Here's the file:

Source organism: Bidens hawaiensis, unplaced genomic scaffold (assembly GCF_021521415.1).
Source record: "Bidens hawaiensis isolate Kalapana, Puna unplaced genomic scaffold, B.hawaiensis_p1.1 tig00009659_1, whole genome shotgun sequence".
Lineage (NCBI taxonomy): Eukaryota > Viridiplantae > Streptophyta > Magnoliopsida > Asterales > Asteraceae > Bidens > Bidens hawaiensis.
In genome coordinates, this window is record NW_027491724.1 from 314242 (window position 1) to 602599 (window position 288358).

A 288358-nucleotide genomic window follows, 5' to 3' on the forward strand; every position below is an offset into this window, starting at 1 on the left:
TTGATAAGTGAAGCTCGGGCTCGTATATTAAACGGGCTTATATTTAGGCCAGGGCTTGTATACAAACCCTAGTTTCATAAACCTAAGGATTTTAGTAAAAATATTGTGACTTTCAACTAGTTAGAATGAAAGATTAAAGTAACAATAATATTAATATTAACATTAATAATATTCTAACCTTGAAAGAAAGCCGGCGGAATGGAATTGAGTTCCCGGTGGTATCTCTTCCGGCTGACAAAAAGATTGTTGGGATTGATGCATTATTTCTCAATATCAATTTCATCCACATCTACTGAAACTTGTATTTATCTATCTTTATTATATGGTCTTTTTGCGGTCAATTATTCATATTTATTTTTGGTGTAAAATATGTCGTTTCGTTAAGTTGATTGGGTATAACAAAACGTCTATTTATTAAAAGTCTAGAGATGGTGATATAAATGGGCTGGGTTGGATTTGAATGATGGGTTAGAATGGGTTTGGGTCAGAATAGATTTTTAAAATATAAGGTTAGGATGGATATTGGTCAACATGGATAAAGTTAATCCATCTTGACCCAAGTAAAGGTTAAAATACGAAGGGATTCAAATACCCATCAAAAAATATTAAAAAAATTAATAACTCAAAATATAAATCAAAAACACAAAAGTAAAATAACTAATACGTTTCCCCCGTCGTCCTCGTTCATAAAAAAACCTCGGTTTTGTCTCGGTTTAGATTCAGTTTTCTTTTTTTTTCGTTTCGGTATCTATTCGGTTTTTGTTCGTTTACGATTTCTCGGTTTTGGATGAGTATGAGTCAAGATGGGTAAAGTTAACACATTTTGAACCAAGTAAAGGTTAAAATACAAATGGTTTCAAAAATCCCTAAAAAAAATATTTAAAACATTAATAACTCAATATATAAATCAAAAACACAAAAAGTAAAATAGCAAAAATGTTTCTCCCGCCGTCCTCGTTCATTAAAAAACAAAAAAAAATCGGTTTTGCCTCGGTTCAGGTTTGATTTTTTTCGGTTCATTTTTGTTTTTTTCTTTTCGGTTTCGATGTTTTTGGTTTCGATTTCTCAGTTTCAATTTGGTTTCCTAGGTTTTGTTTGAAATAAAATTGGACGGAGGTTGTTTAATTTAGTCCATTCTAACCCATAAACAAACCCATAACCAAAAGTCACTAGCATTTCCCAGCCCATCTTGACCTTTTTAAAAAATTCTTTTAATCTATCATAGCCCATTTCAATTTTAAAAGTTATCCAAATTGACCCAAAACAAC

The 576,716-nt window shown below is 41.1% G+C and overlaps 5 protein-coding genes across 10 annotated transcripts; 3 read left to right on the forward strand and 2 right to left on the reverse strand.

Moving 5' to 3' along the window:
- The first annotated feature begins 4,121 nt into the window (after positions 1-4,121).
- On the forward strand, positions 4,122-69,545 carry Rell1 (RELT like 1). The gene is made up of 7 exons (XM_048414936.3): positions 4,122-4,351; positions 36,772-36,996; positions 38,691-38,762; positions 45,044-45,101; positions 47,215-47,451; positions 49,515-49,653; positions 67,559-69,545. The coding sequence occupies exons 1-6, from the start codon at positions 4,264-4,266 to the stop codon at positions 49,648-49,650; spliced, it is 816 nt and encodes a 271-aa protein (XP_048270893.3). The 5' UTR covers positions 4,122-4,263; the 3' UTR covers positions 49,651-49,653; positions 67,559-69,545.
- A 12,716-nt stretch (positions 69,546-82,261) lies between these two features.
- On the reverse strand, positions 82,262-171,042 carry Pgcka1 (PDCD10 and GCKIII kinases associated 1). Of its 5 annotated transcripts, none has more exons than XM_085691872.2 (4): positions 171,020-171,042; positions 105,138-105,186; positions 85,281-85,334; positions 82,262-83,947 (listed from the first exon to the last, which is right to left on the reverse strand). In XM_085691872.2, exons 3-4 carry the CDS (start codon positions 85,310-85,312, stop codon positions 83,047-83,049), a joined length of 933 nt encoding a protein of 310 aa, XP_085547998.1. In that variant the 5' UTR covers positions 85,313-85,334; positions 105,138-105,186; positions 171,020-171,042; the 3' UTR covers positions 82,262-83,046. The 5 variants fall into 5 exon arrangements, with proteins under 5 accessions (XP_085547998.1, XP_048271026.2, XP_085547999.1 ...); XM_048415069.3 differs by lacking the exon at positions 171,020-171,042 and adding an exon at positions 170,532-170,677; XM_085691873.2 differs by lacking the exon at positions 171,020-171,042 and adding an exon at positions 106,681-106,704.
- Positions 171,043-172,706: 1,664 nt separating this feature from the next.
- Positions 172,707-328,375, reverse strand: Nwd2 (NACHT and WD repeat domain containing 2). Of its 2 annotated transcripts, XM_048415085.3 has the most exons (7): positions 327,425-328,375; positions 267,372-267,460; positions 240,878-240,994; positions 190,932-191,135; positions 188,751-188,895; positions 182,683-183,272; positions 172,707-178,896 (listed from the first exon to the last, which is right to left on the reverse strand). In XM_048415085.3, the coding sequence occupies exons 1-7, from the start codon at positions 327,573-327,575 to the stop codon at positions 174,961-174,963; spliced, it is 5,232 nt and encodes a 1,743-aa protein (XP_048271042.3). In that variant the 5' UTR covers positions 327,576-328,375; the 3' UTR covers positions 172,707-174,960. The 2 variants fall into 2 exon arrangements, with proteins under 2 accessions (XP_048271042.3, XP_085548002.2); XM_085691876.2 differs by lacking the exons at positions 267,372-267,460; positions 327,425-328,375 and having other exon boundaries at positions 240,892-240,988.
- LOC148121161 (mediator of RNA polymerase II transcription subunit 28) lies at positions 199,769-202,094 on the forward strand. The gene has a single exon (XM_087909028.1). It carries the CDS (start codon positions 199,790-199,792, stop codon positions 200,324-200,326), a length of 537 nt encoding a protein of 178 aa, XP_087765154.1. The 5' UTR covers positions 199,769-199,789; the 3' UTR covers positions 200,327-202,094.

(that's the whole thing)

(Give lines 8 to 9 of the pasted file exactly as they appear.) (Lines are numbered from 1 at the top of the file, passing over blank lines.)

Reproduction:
Moving 5' to 3' along the window:
- The first annotated feature begins 4,121 nt into the window (after positions 1-4,121).